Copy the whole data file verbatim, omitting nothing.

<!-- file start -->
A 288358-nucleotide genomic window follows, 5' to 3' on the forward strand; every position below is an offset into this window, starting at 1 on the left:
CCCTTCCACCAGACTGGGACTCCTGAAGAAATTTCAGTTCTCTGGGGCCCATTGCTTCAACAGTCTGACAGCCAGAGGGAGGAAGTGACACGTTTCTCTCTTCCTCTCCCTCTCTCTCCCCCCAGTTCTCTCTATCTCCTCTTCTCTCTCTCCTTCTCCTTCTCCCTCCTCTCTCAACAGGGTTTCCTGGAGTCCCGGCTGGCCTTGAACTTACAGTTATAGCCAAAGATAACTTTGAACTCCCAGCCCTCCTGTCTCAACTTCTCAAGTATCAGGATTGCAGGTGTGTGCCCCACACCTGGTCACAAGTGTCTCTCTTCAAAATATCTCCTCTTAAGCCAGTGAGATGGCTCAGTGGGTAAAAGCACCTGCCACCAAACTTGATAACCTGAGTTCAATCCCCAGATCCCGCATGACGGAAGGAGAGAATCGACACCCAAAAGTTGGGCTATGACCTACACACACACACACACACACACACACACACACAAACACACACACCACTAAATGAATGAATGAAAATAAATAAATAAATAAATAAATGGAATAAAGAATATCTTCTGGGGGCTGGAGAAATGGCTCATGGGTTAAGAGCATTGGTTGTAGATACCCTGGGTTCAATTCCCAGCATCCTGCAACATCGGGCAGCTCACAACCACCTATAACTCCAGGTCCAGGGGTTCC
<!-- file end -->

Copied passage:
A 288358-nucleotide genomic window follows, 5' to 3' on the forward strand; every position below is an offset into this window, starting at 1 on the left:
CCCTTCCACCAGACTGGGACTCCTGAAGAAATTTCAGTTCTCTGGGGCCCATTGCTTCAACAGTCTGACAGCCAGAGGGAGGAAGTGACACGTTTCTCTCTTCCTCTCCCTCTCTCTCCCCCCAGTTCTCTCTATCTCCTCTTCTCTCTCTCCTTCTCCTTCTCCCTCCTCTCTCAACAGGGTTTCCTGGAGTCCCGGCTGGCCTTGAACTTACAGTTATAGCCAAAGATAACTTTGAACTCCCAGCCCTCCTGTCTCAACTTCTCAAGTATCAGGATTGCAGGTGTGTGCCCCACACCTGGTCACAAGTGTCTCTCTTCAAAATATCTCCTCTTAAGCCAGTGAGATGGCTCAGTGGGTAAAAGCACCTGCCACCAAACTTGATAACCTGAGTTCAATCCCCAGATCCCGCATGACGGAAGGAGAGAATCGACACCCAAAAGTTGGGCTATGACCTACACACACACACACACACACACACACACACACAAACACACACACCACTAAATGAATGAATGAAAATAAATAAATAAATAAATAAATGGAATAAAGAATATCTTCTGGGGGCTGGAGAAATGGCTCATGGGTTAAGAGCATTGGTTGTAGATACCCTGGGTTCAATTCCCAGCATCCTGCAACATCGGGCAGCTCACAACCACCTATAACTCCAGGTCCAGGGGTTCC